Immediately after a political event: what to do in classroom?
Sometimes classrooms feel like our family living room, with our families around, exposing all kinds of political positions and emotional responses, all of us trying to respond to some events that are going on in the world. We look at each other for help, or to hate, we hope for some understanding and make some sense of wild things. Our schools are in some ways, the extension of our common life and there we try to figure out our lives together. Porous as they are, schools and classrooms breathe and vibrate the world outside of them - subjectively and objectively. We get anxious about what is going to happen to our schools and if we are going to be able to cope and survive. Minorities feel the intensity of worldly events in particular ways.
Thus, schools and teachers must be aware of social political events going on around us and respond to them in careful ways. When institutions offer a collective response, with open spaces and written documents, it is easier to deal with the expansive classroom responses. Let me provide two examples of what I have experienced in the US: September 11, 2001, and the election of Donald Trump in 2016. The first event was my first day of class at Union Theological Seminary in New York and the second was my first semester as a teacher at Union Theological Seminary.
September 11 was a dramatic anxious day in NYC. We were lost without information and feeling so afraid. Classes were canceled and a gathering in chapel at noon was called. As we gathered, our school “pastor” started with words of assurance, sustenance, and support. We had people leading us in prayer, silence, and sharing words of wisdom for such a time as this. At the corner of the chapel, professor in Late Antique and Byzantine Christian History & Professor of Byzantine Christian Studies, and Orthodox Priest John A. McGuckin stood at a corner of chapel holding a long prayer bead and a cross that was swinging back and forth while his body moved back and forth in prayer for the world. I remember holding hands with now Prof. Jackie Hidalgo and finding solace in her company next to me. At some point, an airplane flew over our heads and we didn’t know what to expect. The whole chapel went into a deep silence as we waited for the airplane sound to disappear. We were together for about two hours and we left with more information about what was going on, how to protect ourselves and to learn how to rely on each other as the day went by.
In 2016, one day after the election of Donald Trump, the whole school, surely a very liberal school, went into an emotional and political shock. Classes were not canceled but a call to gather in chapel was issued to occur after the chapel service. The worship service for that day had to be reimagined as well with lots of meditation. After worship, we were to talk about the post-effects of the election that we thought would never happen. Dr. Su Pak and I were called to lead that time and we divided the time into two main blocks: mourning and hope. We started with an introductory word from our president Serene Jones and started singing the South African song: “the journey, the journey, the journey is long… walk with me for the journey is long.” We then proceeded by opening up the floor for anyone who wanted to express their emotions, their feelings about the results of the elections in their own bodies/souls, their communities and the possible consequences of this election. This time we had Muslim and Buddhist professors and students around, as well as other (non) religious affiliations. After a long time sharing an immense variety of emotions in the warmth of a community, we opened up the space for the possibility of hope and sustained commitment to justice and peace. We left singing “the journey, the journey, the journey is long… walk with me for the journey is long.”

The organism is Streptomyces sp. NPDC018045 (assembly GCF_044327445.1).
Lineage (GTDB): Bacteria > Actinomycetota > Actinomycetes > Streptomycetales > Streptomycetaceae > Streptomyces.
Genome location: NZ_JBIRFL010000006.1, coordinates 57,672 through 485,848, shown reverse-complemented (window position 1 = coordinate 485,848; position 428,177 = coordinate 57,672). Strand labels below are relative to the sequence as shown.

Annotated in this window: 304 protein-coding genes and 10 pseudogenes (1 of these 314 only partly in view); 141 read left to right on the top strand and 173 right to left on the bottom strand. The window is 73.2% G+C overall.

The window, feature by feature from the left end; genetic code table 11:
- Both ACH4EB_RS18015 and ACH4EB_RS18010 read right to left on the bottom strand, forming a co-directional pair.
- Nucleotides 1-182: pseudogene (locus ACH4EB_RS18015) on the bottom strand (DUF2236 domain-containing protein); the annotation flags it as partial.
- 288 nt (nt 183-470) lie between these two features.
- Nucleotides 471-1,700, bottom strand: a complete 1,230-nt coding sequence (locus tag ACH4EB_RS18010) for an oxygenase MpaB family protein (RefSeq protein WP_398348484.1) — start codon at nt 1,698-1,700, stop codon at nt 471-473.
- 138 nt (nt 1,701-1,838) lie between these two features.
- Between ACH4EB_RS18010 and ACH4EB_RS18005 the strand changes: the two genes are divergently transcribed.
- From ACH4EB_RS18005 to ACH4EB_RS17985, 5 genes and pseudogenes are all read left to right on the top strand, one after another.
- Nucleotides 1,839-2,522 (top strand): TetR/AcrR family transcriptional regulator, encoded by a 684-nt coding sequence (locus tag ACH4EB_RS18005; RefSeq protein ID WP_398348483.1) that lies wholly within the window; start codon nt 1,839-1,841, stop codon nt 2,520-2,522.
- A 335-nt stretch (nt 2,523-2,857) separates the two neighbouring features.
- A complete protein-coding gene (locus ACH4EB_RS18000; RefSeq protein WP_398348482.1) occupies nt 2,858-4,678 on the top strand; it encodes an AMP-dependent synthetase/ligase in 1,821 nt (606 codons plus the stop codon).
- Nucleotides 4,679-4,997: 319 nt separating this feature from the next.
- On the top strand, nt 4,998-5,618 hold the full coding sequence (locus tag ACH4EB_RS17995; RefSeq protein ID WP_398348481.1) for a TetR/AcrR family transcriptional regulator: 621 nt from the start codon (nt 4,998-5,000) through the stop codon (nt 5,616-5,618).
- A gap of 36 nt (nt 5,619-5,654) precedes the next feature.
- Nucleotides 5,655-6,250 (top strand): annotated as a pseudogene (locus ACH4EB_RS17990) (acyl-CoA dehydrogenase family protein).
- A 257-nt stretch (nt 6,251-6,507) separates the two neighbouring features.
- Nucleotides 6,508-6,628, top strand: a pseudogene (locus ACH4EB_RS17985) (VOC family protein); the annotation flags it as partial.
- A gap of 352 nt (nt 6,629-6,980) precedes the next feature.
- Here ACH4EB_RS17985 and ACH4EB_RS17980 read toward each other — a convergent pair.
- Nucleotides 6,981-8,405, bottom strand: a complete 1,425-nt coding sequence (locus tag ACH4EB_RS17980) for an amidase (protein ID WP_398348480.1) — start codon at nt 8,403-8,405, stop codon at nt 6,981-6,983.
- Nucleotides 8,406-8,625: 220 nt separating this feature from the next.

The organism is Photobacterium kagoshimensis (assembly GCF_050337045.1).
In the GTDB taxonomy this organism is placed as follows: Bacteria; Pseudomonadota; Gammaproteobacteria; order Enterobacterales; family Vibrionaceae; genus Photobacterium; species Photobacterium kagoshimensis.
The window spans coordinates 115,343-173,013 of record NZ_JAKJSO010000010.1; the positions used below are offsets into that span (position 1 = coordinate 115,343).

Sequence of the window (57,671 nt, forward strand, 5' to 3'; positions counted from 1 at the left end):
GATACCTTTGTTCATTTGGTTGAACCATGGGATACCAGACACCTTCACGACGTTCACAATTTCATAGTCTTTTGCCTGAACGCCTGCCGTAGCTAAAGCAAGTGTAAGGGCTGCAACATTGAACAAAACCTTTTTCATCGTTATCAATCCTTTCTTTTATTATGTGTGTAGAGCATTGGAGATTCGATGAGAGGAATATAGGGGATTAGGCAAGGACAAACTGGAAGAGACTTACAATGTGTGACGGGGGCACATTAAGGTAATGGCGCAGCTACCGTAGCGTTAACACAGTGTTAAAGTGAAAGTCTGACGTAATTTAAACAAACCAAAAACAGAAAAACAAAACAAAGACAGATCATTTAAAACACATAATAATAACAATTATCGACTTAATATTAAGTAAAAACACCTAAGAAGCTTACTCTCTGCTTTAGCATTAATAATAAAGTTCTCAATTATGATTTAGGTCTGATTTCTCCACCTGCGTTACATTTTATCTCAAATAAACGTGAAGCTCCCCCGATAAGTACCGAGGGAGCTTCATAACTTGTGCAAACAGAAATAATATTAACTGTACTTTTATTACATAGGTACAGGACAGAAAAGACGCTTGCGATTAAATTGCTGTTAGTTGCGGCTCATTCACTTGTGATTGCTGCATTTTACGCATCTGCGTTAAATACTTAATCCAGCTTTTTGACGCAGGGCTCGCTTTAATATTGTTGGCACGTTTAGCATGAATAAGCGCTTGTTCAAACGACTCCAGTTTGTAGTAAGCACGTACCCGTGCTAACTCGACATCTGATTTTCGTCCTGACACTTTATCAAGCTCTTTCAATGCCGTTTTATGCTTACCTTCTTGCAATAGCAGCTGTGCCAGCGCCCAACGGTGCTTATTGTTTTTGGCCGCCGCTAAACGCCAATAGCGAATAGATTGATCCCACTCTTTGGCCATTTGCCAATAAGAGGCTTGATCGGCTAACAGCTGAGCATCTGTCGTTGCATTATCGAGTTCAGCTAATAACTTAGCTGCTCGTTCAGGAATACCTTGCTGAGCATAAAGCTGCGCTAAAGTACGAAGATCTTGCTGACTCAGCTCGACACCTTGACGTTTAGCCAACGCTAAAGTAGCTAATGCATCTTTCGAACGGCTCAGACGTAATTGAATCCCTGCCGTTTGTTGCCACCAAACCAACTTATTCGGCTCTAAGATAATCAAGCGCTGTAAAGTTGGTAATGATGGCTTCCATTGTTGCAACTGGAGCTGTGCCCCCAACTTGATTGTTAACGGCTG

While fragile in its approach to the immensity of these times, these collective events served as a sense of communal support that was fundamental for gaining a larger perspective, to voice our own feelings, to know we needed to support each other, especially minority communities at higher risk, and to help us keep going. After these collective events, the work that was to continue in our classrooms was somewhat easier. No classes should go without pausing to attend to events such as these and to give voice to those either agree with us or are opposed to us. For someone to voice their support to Trump at Union was not an easy thing and we teachers have to hold them in their right to speak and honor their place in our midst.
In times such as these, we are tempted to demonize the ones we are disgusted with by their practices and cultivate hidden feelings that desire their sheer disappearance. It is easy to feel trapped in these opposed dualisms. However, to live with the contradictions of this seems incredibly absurd. Yet, this reality is what drives us to continue to engage each other, keep safety as a priority, and protect the most vulnerable and fight for what we believe. It is a daunting, even haunting task for the teacher in his/her classroom. If educational institutions can provide open spaces to deal with our fears and doubts and find support, we will be better teachers. At the American Academy of Religion last month, there was a space provided by some groups and led by the Liberation Theology Group that did just that: an open space was provided for conversation, to find out what to do, to learn with each other about the best ways to address political issues ourselves, with our peers and when back to our classrooms.
This blog is such a public space as well. Throughout these blogs posts, we will gain a better sense of how to access and engage our realities, of how to listen to one another and make classrooms open spaces that will better prepare our students, and ourselves, to deal with our burning world.